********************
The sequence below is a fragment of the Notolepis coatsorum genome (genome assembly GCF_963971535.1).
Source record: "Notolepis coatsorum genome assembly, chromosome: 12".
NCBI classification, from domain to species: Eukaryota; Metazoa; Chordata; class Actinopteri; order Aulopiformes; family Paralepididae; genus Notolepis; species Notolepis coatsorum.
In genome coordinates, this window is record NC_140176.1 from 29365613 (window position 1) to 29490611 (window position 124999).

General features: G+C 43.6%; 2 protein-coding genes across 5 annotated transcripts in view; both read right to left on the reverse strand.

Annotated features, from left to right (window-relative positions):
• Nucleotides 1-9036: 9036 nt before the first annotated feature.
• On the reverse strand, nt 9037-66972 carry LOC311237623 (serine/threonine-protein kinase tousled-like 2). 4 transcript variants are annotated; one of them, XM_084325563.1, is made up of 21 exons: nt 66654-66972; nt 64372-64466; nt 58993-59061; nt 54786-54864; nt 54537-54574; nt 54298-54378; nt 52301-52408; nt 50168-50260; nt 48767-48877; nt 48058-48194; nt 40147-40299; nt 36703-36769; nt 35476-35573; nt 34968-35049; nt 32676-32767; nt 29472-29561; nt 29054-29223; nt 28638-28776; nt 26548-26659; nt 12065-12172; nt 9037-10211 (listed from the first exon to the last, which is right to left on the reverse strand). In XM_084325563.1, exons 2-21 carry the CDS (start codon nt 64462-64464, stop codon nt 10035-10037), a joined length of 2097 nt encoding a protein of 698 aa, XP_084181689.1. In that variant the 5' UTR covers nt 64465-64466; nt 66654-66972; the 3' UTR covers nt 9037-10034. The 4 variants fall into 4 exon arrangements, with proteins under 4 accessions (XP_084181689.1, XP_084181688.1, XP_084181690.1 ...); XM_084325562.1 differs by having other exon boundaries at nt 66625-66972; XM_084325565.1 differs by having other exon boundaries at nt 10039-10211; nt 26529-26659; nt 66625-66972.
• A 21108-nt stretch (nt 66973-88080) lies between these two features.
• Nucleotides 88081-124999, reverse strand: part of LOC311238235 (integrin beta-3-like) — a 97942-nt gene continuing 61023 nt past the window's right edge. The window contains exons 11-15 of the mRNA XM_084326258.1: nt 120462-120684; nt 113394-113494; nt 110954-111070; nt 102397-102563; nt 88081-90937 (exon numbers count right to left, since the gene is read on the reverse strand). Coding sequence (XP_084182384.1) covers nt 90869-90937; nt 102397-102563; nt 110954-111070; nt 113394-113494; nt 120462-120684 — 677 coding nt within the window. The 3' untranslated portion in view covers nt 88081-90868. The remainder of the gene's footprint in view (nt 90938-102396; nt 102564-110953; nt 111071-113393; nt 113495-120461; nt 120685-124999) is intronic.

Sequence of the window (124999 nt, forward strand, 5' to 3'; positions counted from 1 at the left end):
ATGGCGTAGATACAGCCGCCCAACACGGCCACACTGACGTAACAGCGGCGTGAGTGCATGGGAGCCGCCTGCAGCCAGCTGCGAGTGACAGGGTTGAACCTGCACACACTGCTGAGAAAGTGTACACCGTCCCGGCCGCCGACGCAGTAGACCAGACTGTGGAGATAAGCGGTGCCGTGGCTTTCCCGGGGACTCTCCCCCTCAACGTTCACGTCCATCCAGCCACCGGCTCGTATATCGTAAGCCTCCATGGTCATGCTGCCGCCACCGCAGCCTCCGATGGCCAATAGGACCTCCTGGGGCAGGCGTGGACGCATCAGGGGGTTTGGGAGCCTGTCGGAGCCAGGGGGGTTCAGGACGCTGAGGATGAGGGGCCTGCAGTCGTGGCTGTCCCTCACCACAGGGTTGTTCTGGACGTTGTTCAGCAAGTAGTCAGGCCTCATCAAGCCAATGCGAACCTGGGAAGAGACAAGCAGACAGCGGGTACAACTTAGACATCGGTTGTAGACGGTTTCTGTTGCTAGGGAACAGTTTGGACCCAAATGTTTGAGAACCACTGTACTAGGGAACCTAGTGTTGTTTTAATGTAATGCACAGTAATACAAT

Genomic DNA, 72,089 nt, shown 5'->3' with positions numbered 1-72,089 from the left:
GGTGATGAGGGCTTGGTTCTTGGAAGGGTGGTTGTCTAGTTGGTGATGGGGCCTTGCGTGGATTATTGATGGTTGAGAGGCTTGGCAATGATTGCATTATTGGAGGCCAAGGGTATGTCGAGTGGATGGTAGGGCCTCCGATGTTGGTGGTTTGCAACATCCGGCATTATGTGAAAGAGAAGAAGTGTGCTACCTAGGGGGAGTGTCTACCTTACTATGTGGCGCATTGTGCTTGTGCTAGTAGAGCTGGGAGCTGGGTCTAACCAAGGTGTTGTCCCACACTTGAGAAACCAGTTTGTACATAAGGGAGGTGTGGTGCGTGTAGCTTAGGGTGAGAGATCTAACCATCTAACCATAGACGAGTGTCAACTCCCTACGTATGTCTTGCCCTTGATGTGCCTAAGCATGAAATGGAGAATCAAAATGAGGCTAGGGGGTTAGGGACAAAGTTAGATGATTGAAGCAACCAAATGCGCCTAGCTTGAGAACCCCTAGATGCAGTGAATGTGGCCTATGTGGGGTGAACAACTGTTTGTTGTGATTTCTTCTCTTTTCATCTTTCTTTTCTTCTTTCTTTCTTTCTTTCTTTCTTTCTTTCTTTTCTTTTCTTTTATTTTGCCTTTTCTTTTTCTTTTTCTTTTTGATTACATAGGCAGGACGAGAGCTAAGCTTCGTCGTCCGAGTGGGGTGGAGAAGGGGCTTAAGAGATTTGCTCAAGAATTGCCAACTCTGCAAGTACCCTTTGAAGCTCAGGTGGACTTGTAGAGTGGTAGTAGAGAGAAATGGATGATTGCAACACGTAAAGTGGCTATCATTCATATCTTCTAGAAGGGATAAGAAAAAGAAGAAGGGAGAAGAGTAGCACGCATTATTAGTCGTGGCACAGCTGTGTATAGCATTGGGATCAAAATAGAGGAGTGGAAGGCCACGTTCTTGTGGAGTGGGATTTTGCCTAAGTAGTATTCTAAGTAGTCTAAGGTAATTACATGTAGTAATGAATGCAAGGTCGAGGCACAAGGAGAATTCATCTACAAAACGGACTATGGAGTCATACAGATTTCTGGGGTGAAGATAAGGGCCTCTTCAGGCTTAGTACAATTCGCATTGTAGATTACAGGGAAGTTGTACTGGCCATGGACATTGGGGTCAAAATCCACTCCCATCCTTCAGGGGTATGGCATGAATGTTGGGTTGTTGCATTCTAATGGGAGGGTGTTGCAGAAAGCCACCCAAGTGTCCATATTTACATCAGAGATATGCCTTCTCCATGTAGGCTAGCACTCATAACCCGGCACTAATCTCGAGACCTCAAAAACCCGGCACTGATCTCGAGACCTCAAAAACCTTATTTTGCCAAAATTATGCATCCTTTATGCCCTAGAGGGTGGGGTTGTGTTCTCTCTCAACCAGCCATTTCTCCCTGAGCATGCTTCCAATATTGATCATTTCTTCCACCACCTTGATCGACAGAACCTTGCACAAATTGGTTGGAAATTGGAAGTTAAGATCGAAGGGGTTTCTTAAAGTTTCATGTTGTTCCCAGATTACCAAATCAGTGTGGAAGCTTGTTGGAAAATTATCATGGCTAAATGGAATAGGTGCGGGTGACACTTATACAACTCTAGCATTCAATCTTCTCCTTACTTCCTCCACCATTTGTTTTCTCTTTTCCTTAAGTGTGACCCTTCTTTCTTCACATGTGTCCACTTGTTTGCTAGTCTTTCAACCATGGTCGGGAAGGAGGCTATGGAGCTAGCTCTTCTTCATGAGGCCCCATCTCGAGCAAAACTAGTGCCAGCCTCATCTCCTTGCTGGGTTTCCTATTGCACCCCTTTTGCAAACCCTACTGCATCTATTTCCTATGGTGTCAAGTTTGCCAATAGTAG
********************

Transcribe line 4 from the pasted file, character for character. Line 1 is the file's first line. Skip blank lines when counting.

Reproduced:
In genome coordinates, this window is record NC_140176.1 from 29365613 (window position 1) to 29490611 (window position 124999).